Inside section 20 of the system extends into the space to be conditioned. Section 20 contains inside refrigerant-to-air heat exchanger 21 and inside fan 22. Air from the space served by the system enter inside section 20 through inside airinlet 25, passes through heat exchanger 21, where the air is either heated or cooled, and fan 22 before exiting inside section 20 through inside air discharge 23.

Outside section 30 of the system is outside the space whose air is to be conditioned. Section 30 contains outside refrigerant-to-air heat exchanger 31, outside fan 32, outside fan motor 33 and compressor 34. Outside air enters outside section30 through air inlet 35, then passes through fan 32 and outside refrigerant-to-air heat exchanger 31 before exiting outside section 31 through discharge louvers 41. Louvers 41 are configured so as to direct the warmed exiting air downward and away fromthe air intake so that exiting air will not be "short cycled" through air inlet 35 back into the outside section.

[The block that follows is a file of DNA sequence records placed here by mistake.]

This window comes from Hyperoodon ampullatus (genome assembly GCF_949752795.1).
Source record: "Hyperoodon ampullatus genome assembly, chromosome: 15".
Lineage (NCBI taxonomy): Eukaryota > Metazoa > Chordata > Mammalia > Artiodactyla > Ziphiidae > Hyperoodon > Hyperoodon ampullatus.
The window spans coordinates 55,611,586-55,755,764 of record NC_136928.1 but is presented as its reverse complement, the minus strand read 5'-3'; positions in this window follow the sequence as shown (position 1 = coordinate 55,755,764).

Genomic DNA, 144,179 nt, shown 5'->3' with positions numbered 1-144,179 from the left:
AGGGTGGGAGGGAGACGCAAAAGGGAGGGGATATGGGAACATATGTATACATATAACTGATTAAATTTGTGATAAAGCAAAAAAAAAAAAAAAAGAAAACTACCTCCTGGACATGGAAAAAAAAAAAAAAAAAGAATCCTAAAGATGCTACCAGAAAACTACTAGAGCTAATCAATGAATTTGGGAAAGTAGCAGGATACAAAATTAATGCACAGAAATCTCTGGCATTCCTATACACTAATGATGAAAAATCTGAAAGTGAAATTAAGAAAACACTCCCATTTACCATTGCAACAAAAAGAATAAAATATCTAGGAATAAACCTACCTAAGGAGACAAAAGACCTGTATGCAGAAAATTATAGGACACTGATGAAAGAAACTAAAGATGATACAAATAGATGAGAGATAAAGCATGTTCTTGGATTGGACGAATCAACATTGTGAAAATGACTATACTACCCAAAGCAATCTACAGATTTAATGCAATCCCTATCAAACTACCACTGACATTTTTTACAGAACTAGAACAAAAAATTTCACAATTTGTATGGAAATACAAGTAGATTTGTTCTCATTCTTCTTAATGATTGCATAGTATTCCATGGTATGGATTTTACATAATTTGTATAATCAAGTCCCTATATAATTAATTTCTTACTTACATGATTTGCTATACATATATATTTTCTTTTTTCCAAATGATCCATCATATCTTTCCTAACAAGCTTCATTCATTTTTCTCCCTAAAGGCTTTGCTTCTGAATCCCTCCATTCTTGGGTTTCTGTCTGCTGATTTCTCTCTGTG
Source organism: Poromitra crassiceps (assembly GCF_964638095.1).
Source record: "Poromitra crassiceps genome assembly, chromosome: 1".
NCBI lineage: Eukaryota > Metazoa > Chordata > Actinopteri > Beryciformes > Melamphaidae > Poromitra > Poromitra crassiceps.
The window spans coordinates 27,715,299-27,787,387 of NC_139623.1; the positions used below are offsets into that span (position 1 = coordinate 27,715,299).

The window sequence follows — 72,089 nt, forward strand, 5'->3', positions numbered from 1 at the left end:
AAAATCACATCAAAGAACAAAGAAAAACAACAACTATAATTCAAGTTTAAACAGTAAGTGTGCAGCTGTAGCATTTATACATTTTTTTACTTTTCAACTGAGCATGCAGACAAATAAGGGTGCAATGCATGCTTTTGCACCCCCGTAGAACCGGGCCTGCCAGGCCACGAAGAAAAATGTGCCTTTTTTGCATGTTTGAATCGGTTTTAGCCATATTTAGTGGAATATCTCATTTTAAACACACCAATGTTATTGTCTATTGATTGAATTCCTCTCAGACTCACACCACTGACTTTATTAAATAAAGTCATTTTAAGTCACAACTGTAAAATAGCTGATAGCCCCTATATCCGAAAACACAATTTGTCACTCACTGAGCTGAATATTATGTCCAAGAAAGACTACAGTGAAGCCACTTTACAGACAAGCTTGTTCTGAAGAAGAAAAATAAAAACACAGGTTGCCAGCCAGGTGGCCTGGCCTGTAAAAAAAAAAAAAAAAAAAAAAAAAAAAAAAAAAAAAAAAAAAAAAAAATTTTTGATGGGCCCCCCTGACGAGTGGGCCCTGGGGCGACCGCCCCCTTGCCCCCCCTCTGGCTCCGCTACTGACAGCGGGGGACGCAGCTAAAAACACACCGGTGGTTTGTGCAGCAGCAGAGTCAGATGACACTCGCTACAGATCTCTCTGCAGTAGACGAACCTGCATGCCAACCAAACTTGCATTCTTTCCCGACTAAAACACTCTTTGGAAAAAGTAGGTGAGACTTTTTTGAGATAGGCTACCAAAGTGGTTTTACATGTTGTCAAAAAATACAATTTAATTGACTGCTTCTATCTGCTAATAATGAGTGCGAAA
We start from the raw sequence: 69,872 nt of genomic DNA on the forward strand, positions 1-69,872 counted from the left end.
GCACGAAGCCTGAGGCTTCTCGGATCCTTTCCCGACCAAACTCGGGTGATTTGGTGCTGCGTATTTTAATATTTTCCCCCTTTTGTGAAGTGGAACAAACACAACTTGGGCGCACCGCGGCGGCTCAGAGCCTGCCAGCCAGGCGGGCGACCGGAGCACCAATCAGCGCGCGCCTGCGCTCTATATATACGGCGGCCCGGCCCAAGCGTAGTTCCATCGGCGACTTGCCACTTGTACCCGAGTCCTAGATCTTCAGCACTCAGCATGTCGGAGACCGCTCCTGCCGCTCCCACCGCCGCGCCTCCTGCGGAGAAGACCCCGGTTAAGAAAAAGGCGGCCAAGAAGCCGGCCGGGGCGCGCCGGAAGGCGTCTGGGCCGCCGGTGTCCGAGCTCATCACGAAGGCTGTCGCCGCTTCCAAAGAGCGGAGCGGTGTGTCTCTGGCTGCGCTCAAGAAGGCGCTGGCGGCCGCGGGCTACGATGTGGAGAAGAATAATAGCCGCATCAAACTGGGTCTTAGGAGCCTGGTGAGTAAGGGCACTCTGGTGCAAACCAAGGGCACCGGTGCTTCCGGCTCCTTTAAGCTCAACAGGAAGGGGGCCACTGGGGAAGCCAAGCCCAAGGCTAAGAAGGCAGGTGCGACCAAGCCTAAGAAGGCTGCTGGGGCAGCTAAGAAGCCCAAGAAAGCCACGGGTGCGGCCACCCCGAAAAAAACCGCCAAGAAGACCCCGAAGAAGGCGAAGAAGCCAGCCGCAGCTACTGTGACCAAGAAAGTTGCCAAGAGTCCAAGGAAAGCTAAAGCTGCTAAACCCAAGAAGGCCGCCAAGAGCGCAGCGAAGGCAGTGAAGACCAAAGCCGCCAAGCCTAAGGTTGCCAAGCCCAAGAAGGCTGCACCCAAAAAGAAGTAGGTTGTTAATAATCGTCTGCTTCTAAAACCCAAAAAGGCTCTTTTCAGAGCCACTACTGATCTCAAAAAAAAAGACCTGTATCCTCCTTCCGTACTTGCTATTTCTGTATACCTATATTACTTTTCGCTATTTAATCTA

Coaxial with fan 32 and also directly driven by motor 33 through shaft extension 46 is condensate slinger 45. Slinger 45 extends into condensate drain collector 44. There is a path 43 for condensate water that drains off inside heat exchanger21 to flow from a location under heat exchanger 21 to collector 44. Collector 44 and path 43 need be nothing more than suitable depressions formed in enclosure base 11.